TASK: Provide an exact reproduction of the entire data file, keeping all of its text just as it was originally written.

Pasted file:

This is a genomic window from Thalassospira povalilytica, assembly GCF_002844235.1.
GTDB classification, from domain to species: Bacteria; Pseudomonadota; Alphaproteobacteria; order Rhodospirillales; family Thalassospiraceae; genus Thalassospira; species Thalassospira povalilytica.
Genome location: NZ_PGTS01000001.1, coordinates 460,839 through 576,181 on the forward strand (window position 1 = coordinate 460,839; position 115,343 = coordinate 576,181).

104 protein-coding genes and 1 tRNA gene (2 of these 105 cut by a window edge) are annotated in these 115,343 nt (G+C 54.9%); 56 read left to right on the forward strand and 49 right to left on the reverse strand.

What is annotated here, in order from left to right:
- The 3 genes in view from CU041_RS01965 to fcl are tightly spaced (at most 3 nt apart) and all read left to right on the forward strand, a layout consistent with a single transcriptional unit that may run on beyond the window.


This is a genomic window from Thalassospira povalilytica, assembly GCF_002844235.1.
GTDB classification, from domain to species: Bacteria; Pseudomonadota; Alphaproteobacteria; order Rhodospirillales; family Thalassospiraceae; genus Thalassospira; species Thalassospira povalilytica.
Genome location: NZ_PGTS01000001.1, coordinates 460,839 through 576,181 on the forward strand (window position 1 = coordinate 460,839; position 115,343 = coordinate 576,181).

104 protein-coding genes and 1 tRNA gene (2 of these 105 cut by a window edge) are annotated in these 115,343 nt (G+C 54.9%); 56 read left to right on the forward strand and 49 right to left on the reverse strand.

What is annotated here, in order from left to right:
- The 3 genes in view from CU041_RS01965 to fcl are tightly spaced (at most 3 nt apart) and all read left to right on the forward strand, a layout consistent with a single transcriptional unit that may run on beyond the window.